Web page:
Roundup: U.S. aircraft carrier expected tomorrow, calls for more COVID vaccination, Antigonish merger marches on, rugby star feted, South Shore hosts Scottish trade delegation
USS Gerald R. Ford. Photo: US Navy
Plus: Our waning sense of community, and why events like parades are more important than they seem
The USS Gerald R. Ford, one of the largest and most advanced war machines on earth, is expected to arrive in Halifax tomorrow afternoon after completing recent exercises in the North Atlantic. It’s the nuclear-powered aircraft carrier’s first visit to a foreign country.
The ship, which has a complement of 508 officers and 3,789 enlisted personnel, cost about US$13 billion but there are ongoing concerns about its value.
A recent report says that its new combat system “has yet to demonstrate that it can effectively” defend the ship from missile attack, and its aircraft launch and recovery systems are of “poor or unknown reliability,” with recent testing identifying “several design shortfalls.”
Calls for more vaccination
COVID-19 remains a worldwide hazard as vaccination rates lag, cautions World Health Organization Director-General Dr. Tedros Adhanom Ghebreyesus.
“Nearly one-third of the world’s population has not yet received a single dose of a COVID-19 vaccine, including over half of health workers and about two-thirds of older people in low-income countries,” he says in a recent speech. “This vaccination gap imperils the global recovery and puts us all at risk. The danger of new, more dangerous, and deadly variants emerging is real. We must learn the lessons of this pandemic.”
Nova Scotian health officials say that about 81.9 per cent of people in the province have had two doses of COVID vaccine, but just 53.2 per cent have had the follow-up boosters. Dr. Robert Strang, Nova Scotia’s chief medical officer of health, hopes that figure will climb now that bookings are open for the latest Pfizer dose.
“We’re hearing more and more Nova Scotians are trying to get an appointment to receive a bivalent COVID-19 vaccine, which is great news,” he says in a press release. “We have plenty of vaccine supply in the province. Today, we have added tens of thousands of appointments to the system across the province.”
WHO reports 371,980 confirmed new COVID cases around the globe in the last 24 hours. So far, the disease is known to have killed at least 6,563,667 people, including 46,025 in Canada and 572 Nova Scotians.
More than just a parade
Halifax’s Holiday Parade of Lights returns next month, and for Unravel Halifax columnist Pauline Dakin, it’s much more than a Christmas celebration — it’s a reminder of something important that’s become rare in Nova Scotia: a large, diverse group uniting for a common purpose.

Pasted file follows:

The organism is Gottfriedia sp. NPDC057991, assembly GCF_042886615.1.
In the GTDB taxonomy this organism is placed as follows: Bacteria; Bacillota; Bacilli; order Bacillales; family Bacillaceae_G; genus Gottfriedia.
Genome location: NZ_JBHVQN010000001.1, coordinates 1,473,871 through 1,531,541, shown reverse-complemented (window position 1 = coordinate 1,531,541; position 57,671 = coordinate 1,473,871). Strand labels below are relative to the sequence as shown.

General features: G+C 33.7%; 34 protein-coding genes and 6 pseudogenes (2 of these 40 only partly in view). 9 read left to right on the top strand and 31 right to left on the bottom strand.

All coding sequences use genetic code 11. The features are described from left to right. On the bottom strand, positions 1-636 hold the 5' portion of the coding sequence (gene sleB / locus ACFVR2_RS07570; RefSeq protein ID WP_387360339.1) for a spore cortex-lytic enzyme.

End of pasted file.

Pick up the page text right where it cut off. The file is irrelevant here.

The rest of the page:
“Our sense of community, and the ways we reflect that in our activities, has become so decentralized as to be fractured,” she says. “We’ve lost our figurative town square, and maybe any overriding agreement about what’s important … Most people no longer subscribe to local newspapers as their primary source of information, so they’re less likely to have common topics of conversation about what it means to live here. Replacing that news source is free content and endless opinions.”
Antigonish merger marches on
With the Town of Antigonish now set to dissolve — the next step in an effort to merge it with the county to create one local municipal government — council recently approved a motion asking the Houston government to pass special legislation as the next step in the process.
But there remains much outcry, with opponents saying the process has been misleading.
Councillor Donnie MacInnis voted against the request.
“This all started as a merger. It’s now changed from a consolidation to a dissolution process,” he says. “We have not seen any draft financial statements. And lastly, it’s evident to me that the people want to have a plebiscite. This should not be a decision of two councils but a decision of the people.”
Rugby star feted
St. Francis Xavier University has inducted rugby star Courtnay Malcolm into its hall of fame. She captained the team to a 2010 national women’s title, and is quick to share the praise with the rest of the squad.
“It’s really the culture of the team that makes the team,” she says. “We were really excited and motivated to win … We have a saying: for those came before us and those who come after us.”
South Shore hosts Scottish delegation
A group of Scottish business people are on their final day of a trade mission to the Bridgewater area, where they’re seeking partnerships with local companies.
Hosting the delegation is an ambitious move for the local business community.
“It’s encouraging to see this happening,” says Greg Brown, Bridgewater’s economic development officer. “It’s nice to see the chamber (of commerce) taking on something like this that’s fairly aggressive and high profile.”
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